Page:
In just about every personal injury and workers’ compensation case, the defense will seek the production of records from non-parties to the suit. The typical non-party targets are medical providers and insurance companies. In most instances, the records sought were not generated in connection with the subject case. The defense is looking for records of preexisting medical conditions and prior legal claims.
Florida’s discovery rules are liberal. FRCP 1.280(b) provides as follows:
(b) Scope of Discovery. Unless otherwise limited by order of the court in accordance with these rules, the scope of discovery isas follows:
(1) In General. Parties may obtain discovery regarding any matter, not privileged, that is relevant to the subject matter of the pending action, whether it relates to the claim or defense of the party seeking discovery or the claim or defense of any other party, including the existence, description, nature, custody, condition, and location of any books, documents, or other tangible things and the identity and location of persons having knowledge of any discoverable matter. It is not ground for objection that the information sought will be inadmissible at the trial if the information sought appears reasonably calculated to lead to the discovery of admissible evidence.
Albeit broad, the rules are not boundless. In Russell v. Stardust Cruisers, Inc., 690 So.2d 743 (Fla. 5th DCA 1997), a wrongful death case, petitioner objected to defendant’s request for decedent’s psychiatric and psychological records, stating that the medical records were confidential and that the request was overbroad. The DCA decided that the records might be relevant to the issue of damages but disagreed with the court’s order allowing “carte blanche investigation of decedent’s entire mental health history.” Russell at 745. The court explained that “Even though the rules of civil procedure allow for broad discovery, the discovery must be confined to matters admissible or reasonably calculated to lead to admissible evidence in the case.” Russell at 745, citing East Colonial Refuse Service, Inc. v. Velocci, 416 So.2d 1276, 1277 (Fla. 5th DCA 1982). The trial court order allowing carte blanche discovery was quashed and the matter was remanded for an in camera review of the records.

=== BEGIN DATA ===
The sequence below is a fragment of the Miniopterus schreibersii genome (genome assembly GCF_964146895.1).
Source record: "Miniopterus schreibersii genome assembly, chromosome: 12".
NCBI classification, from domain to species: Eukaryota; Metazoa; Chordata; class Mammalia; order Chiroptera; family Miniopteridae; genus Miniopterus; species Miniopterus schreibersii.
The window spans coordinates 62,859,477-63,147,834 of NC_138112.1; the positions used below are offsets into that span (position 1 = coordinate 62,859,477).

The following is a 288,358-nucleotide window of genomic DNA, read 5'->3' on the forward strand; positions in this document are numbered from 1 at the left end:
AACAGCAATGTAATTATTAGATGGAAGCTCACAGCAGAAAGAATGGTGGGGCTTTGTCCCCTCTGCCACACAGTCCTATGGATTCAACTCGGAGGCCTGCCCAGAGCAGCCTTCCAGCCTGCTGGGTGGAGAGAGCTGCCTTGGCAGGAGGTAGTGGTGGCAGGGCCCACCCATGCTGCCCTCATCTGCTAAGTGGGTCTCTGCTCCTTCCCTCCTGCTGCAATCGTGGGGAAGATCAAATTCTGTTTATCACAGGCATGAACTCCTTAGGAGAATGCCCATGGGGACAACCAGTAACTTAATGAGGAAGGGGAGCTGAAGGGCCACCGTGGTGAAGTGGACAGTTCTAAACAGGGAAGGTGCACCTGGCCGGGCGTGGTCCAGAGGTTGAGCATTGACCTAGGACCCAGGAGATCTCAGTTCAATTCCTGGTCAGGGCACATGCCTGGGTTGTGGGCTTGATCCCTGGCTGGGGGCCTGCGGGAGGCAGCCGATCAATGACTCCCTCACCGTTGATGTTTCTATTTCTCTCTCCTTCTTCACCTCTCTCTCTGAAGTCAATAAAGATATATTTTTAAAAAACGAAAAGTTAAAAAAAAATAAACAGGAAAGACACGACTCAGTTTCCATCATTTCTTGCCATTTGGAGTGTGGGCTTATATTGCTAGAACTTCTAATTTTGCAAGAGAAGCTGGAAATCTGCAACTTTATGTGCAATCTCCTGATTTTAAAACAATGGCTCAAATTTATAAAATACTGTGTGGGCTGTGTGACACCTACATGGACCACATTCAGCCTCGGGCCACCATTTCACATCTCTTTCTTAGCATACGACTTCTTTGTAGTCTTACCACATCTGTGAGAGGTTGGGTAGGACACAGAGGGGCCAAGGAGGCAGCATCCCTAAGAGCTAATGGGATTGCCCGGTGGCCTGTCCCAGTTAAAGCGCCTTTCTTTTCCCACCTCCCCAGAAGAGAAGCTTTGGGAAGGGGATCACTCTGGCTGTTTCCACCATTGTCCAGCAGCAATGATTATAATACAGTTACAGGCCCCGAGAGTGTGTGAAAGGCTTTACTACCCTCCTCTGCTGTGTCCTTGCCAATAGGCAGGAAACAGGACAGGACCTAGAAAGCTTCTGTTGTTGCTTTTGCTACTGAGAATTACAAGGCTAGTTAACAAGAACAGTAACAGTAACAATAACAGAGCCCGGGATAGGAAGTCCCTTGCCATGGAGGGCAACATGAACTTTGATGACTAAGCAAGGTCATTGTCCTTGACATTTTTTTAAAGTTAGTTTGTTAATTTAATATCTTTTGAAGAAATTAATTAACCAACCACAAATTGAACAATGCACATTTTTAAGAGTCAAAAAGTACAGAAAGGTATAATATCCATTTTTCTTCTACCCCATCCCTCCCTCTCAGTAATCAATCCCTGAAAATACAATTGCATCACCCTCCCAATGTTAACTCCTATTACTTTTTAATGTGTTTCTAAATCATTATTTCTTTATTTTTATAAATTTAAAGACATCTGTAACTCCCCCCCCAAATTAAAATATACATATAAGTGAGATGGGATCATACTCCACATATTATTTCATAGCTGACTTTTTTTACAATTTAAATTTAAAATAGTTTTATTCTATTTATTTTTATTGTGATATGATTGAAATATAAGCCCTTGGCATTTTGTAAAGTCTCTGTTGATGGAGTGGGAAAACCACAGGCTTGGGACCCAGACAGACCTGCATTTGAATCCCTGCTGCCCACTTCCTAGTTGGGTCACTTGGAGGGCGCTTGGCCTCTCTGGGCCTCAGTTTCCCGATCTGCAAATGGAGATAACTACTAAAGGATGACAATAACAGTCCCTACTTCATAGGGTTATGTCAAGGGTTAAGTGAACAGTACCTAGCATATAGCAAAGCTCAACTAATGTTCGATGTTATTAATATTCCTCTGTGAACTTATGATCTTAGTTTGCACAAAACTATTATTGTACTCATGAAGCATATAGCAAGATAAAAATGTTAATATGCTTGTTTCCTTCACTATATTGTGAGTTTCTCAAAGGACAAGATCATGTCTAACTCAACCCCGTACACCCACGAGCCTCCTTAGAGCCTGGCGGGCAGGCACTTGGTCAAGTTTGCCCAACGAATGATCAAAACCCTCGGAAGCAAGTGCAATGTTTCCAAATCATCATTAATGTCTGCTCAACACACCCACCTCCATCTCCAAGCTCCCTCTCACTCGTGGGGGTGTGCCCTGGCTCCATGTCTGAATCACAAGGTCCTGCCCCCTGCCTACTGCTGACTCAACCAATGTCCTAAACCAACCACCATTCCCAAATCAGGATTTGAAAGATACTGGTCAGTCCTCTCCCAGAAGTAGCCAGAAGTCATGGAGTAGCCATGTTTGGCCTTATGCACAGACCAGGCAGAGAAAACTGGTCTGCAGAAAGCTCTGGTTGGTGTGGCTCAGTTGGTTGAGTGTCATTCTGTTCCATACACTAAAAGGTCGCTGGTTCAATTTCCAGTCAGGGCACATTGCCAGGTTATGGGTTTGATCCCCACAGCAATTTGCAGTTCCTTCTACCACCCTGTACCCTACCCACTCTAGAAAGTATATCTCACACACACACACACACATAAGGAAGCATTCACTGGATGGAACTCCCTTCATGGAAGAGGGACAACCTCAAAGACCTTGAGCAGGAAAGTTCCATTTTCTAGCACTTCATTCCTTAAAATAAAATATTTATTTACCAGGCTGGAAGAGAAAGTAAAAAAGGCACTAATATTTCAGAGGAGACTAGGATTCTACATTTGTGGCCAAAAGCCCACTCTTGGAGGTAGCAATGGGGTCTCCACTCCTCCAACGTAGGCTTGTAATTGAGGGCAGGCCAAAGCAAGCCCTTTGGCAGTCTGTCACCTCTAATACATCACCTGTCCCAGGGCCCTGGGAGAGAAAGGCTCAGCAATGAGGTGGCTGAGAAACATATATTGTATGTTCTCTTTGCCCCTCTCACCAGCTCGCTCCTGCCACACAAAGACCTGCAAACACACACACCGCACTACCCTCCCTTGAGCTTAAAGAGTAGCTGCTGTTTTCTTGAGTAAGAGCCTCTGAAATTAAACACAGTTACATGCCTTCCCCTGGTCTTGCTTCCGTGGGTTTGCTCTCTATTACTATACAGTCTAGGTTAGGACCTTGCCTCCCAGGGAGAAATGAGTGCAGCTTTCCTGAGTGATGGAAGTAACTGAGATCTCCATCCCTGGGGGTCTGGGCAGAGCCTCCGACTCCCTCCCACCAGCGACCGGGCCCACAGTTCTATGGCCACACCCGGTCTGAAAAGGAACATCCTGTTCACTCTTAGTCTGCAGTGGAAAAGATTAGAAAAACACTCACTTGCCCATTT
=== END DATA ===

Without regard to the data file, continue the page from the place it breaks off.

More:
A party desiring records from a non-party must follow the procedures outlined in FRCP 1.351(b). The timeline part of the Rule reads as follows:
A party desiring production under this rule shall serve notice as provided in Florida Rule of General Practice and Judicial Administration 2.516 on every other party of the intent to serve a subpoena under this rule at least 10 days before the subpoena is issued if service is by delivery or e-mail and 15 days before the subpoena is issued if the service is by mail.
The reason for the delay in issuing the subpoena is to give the other parties in the case time to object. The procedure for objecting and the consequence of same are set forth in 1.351(b) as follows: